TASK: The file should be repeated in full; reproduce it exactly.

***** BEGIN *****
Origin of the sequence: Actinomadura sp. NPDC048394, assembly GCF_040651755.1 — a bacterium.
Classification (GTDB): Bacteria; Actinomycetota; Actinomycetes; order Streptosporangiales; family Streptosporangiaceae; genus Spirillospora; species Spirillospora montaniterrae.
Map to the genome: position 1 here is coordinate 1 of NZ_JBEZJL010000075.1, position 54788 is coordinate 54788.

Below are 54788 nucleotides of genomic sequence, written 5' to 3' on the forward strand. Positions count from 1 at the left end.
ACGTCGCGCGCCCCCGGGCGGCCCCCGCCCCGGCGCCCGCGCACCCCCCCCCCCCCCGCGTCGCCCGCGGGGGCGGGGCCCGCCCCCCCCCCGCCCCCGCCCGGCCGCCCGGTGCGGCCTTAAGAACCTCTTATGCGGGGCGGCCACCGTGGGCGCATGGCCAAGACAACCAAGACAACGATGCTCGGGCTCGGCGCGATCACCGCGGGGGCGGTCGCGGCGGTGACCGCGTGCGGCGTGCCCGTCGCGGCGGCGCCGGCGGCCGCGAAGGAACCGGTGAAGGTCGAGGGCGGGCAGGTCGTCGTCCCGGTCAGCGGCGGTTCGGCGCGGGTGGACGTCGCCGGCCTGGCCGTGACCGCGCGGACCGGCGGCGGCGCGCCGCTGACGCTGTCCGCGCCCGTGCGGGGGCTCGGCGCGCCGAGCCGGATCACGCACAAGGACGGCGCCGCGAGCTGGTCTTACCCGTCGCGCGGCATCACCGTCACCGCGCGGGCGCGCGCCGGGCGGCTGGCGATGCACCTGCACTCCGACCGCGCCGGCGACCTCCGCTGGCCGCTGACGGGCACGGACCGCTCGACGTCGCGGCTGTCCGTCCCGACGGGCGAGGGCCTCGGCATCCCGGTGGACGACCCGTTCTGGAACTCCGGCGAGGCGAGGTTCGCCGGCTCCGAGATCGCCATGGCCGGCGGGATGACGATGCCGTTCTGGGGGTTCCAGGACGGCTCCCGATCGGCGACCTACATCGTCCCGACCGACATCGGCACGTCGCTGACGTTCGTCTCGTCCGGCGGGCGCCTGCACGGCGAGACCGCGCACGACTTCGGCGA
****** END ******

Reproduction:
Origin of the sequence: Actinomadura sp. NPDC048394, assembly GCF_040651755.1 — a bacterium.
Classification (GTDB): Bacteria; Actinomycetota; Actinomycetes; order Streptosporangiales; family Streptosporangiaceae; genus Spirillospora; species Spirillospora montaniterrae.
Map to the genome: position 1 here is coordinate 1 of NZ_JBEZJL010000075.1, position 54788 is coordinate 54788.

Below are 54788 nucleotides of genomic sequence, written 5' to 3' on the forward strand. Positions count from 1 at the left end.
ACGTCGCGCGCCCCCGGGCGGCCCCCGCCCCGGCGCCCGCGCACCCCCCCCCCCCCCGCGTCGCCCGCGGGGGCGGGGCCCGCCCCCCCCCCGCCCCCGCCCGGCCGCCCGGTGCGGCCTTAAGAACCTCTTATGCGGGGCGGCCACCGTGGGCGCATGGCCAAGACAACCAAGACAACGATGCTCGGGCTCGGCGCGATCACCGCGGGGGCGGTCGCGGCGGTGACCGCGTGCGGCGTGCCCGTCGCGGCGGCGCCGGCGGCCGCGAAGGAACCGGTGAAGGTCGAGGGCGGGCAGGTCGTCGTCCCGGTCAGCGGCGGTTCGGCGCGGGTGGACGTCGCCGGCCTGGCCGTGACCGCGCGGACCGGCGGCGGCGCGCCGCTGACGCTGTCCGCGCCCGTGCGGGGGCTCGGCGCGCCGAGCCGGATCACGCACAAGGACGGCGCCGCGAGCTGGTCTTACCCGTCGCGCGGCATCACCGTCACCGCGCGGGCGCGCGCCGGGCGGCTGGCGATGCACCTGCACTCCGACCGCGCCGGCGACCTCCGCTGGCCGCTGACGGGCACGGACCGCTCGACGTCGCGGCTGTCCGTCCCGACGGGCGAGGGCCTCGGCATCCCGGTGGACGACCCGTTCTGGAACTCCGGCGAGGCGAGGTTCGCCGGCTCCGAGATCGCCATGGCCGGCGGGATGACGATGCCGTTCTGGGGGTTCCAGGACGGCTCCCGATCGGCGACCTACATCGTCCCGACCGACATCGGCACGTCGCTGACGTTCGTCTCGTCCGGCGGGCGCCTGCACGGCGAGACCGCGCACGACTTCGGCGA